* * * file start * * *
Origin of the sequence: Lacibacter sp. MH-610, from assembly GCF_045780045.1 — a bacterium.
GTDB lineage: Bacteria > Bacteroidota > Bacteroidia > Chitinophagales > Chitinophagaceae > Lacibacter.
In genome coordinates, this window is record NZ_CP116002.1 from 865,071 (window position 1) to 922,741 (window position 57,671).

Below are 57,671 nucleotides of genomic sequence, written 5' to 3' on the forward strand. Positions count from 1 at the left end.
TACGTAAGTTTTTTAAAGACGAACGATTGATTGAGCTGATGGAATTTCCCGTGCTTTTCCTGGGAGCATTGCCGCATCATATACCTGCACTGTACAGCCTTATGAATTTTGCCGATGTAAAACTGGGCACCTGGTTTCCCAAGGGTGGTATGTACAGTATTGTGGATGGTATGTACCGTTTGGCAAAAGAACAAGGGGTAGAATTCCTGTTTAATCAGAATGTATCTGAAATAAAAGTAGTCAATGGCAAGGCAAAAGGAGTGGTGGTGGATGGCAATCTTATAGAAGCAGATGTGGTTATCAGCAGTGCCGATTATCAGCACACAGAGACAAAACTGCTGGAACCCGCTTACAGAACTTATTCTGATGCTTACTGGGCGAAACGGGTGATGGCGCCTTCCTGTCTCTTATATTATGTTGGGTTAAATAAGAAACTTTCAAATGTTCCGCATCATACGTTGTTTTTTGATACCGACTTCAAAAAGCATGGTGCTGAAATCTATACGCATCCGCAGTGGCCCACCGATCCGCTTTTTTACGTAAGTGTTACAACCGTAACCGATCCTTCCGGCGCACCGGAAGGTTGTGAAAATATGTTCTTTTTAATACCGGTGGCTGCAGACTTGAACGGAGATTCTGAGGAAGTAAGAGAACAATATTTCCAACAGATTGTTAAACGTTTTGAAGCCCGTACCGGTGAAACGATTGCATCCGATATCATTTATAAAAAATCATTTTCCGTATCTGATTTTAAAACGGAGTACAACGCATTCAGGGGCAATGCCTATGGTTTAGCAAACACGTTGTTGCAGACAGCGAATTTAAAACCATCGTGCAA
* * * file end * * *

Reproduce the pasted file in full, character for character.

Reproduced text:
Origin of the sequence: Lacibacter sp. MH-610, from assembly GCF_045780045.1 — a bacterium.
GTDB lineage: Bacteria > Bacteroidota > Bacteroidia > Chitinophagales > Chitinophagaceae > Lacibacter.
In genome coordinates, this window is record NZ_CP116002.1 from 865,071 (window position 1) to 922,741 (window position 57,671).

Below are 57,671 nucleotides of genomic sequence, written 5' to 3' on the forward strand. Positions count from 1 at the left end.
TACGTAAGTTTTTTAAAGACGAACGATTGATTGAGCTGATGGAATTTCCCGTGCTTTTCCTGGGAGCATTGCCGCATCATATACCTGCACTGTACAGCCTTATGAATTTTGCCGATGTAAAACTGGGCACCTGGTTTCCCAAGGGTGGTATGTACAGTATTGTGGATGGTATGTACCGTTTGGCAAAAGAACAAGGGGTAGAATTCCTGTTTAATCAGAATGTATCTGAAATAAAAGTAGTCAATGGCAAGGCAAAAGGAGTGGTGGTGGATGGCAATCTTATAGAAGCAGATGTGGTTATCAGCAGTGCCGATTATCAGCACACAGAGACAAAACTGCTGGAACCCGCTTACAGAACTTATTCTGATGCTTACTGGGCGAAACGGGTGATGGCGCCTTCCTGTCTCTTATATTATGTTGGGTTAAATAAGAAACTTTCAAATGTTCCGCATCATACGTTGTTTTTTGATACCGACTTCAAAAAGCATGGTGCTGAAATCTATACGCATCCGCAGTGGCCCACCGATCCGCTTTTTTACGTAAGTGTTACAACCGTAACCGATCCTTCCGGCGCACCGGAAGGTTGTGAAAATATGTTCTTTTTAATACCGGTGGCTGCAGACTTGAACGGAGATTCTGAGGAAGTAAGAGAACAATATTTCCAACAGATTGTTAAACGTTTTGAAGCCCGTACCGGTGAAACGATTGCATCCGATATCATTTATAAAAAATCATTTTCCGTATCTGATTTTAAAACGGAGTACAACGCATTCAGGGGCAATGCCTATGGTTTAGCAAACACGTTGTTGCAGACAGCGAATTTAAAACCATCGTGCAA